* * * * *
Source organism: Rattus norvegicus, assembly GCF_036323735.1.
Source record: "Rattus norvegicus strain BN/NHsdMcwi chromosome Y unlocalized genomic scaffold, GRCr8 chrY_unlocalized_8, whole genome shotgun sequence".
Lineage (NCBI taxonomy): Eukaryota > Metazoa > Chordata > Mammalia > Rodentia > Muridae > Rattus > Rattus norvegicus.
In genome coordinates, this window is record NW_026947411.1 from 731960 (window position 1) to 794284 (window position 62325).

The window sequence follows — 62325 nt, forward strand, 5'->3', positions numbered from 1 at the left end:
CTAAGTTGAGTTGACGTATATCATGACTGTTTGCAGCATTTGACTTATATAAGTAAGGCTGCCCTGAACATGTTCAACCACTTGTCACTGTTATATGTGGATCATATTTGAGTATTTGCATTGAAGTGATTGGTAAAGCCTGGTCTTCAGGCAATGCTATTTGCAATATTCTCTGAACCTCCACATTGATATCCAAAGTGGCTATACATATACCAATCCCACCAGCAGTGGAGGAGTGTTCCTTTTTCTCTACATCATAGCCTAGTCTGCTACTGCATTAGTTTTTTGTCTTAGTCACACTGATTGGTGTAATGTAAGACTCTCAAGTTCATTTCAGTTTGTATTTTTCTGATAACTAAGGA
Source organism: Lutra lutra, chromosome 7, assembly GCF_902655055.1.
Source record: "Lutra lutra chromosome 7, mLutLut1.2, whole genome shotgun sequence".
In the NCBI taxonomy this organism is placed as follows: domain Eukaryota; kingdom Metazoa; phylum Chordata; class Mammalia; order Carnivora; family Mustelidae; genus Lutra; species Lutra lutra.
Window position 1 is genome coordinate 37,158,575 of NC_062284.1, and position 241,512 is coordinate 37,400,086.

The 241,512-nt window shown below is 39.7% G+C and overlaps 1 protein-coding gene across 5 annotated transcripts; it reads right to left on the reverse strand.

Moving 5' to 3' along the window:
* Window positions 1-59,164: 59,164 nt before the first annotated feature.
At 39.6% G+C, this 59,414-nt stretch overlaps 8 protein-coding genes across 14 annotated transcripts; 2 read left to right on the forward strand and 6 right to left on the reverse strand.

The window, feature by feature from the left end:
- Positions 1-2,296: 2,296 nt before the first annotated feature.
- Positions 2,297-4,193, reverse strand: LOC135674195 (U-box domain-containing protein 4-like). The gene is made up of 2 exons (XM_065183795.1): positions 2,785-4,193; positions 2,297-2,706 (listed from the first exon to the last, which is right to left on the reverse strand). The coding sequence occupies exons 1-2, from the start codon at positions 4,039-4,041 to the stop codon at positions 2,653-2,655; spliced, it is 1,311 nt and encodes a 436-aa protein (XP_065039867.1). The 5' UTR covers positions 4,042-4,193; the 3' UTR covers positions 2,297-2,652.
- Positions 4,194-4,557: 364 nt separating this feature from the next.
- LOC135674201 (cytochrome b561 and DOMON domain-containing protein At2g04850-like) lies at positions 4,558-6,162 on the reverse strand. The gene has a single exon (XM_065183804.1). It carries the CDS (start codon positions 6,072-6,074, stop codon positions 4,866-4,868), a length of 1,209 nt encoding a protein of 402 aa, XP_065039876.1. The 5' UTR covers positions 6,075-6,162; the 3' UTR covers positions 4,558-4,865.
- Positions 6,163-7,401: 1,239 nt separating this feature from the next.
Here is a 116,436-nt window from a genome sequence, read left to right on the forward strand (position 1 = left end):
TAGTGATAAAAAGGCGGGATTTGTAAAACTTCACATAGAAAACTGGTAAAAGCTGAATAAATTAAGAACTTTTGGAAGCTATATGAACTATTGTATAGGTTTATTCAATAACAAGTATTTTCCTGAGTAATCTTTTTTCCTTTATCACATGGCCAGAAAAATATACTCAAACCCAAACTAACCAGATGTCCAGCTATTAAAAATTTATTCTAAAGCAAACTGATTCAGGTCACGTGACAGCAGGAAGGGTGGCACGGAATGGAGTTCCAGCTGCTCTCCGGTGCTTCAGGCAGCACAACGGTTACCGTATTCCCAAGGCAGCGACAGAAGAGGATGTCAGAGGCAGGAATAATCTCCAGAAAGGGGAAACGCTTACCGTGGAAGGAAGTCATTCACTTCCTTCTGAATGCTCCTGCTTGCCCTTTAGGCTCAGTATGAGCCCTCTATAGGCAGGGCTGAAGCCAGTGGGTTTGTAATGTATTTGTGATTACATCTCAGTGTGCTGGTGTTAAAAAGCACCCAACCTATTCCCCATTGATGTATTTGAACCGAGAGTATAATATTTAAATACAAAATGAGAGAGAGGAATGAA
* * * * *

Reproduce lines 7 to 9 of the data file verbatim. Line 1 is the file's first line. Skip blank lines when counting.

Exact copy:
Source organism: Lutra lutra, chromosome 7, assembly GCF_902655055.1.
Source record: "Lutra lutra chromosome 7, mLutLut1.2, whole genome shotgun sequence".
In the NCBI taxonomy this organism is placed as follows: domain Eukaryota; kingdom Metazoa; phylum Chordata; class Mammalia; order Carnivora; family Mustelidae; genus Lutra; species Lutra lutra.